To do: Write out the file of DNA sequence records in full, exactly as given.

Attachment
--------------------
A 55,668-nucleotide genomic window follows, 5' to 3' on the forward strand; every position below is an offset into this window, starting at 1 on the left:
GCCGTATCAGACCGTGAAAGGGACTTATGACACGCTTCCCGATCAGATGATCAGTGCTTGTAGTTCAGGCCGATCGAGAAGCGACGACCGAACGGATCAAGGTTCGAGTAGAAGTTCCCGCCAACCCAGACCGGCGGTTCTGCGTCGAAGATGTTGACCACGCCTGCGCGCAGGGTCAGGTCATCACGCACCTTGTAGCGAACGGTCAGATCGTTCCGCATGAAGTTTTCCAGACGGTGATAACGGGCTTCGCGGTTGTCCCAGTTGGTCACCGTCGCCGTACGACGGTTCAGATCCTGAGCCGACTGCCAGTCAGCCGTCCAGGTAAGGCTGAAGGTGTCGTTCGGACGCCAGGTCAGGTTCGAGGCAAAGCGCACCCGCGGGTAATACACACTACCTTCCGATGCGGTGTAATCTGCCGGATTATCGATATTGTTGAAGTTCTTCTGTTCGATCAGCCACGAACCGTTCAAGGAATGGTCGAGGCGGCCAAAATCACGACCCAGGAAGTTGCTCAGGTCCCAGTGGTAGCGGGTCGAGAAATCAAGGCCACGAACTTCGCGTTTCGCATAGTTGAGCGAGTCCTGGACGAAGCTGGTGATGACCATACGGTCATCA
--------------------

A 55,668-nucleotide genomic window follows, 5' to 3' on the forward strand; every position below is an offset into this window, starting at 1 on the left:
GCCGTATCAGACCGTGAAAGGGACTTATGACACGCTTCCCGATCAGATGATCAGTGCTTGTAGTTCAGGCCGATCGAGAAGCGACGACCGAACGGATCAAGGTTCGAGTAGAAGTTCCCGCCAACCCAGACCGGCGGTTCTGCGTCGAAGATGTTGACCACGCCTGCGCGCAGGGTCAGGTCATCACGCACCTTGTAGCGAACGGTCAGATCGTTCCGCATGAAGTTTTCCAGACGGTGATAACGGGCTTCGCGGTTGTCCCAGTTGGTCACCGTCGCCGTACGACGGTTCAGATCCTGAGCCGACTGCCAGTCAGCCGTCCAGGTAAGGCTGAAGGTGTCGTTCGGACGCCAGGTCAGGTTCGAGGCAAAGCGCACCCGCGGGTAATACACACTACCTTCCGATGCGGTGTAATCTGCCGGATTATCGATATTGTTGAAGTTCTTCTGTTCGATCAGCCACGAACCGTTCAAGGAATGGTCGAGGCGGCCAAAATCACGACCCAGGAAGTTGCTCAGGTCCCAGTGGTAGCGGGTCGAGAAATCAAGGCCACGAACTTCGCGTTTCGCATAGTTGAGCGAGTCCTGGACGAAGCTGGTGATGACCATACGGTCATCA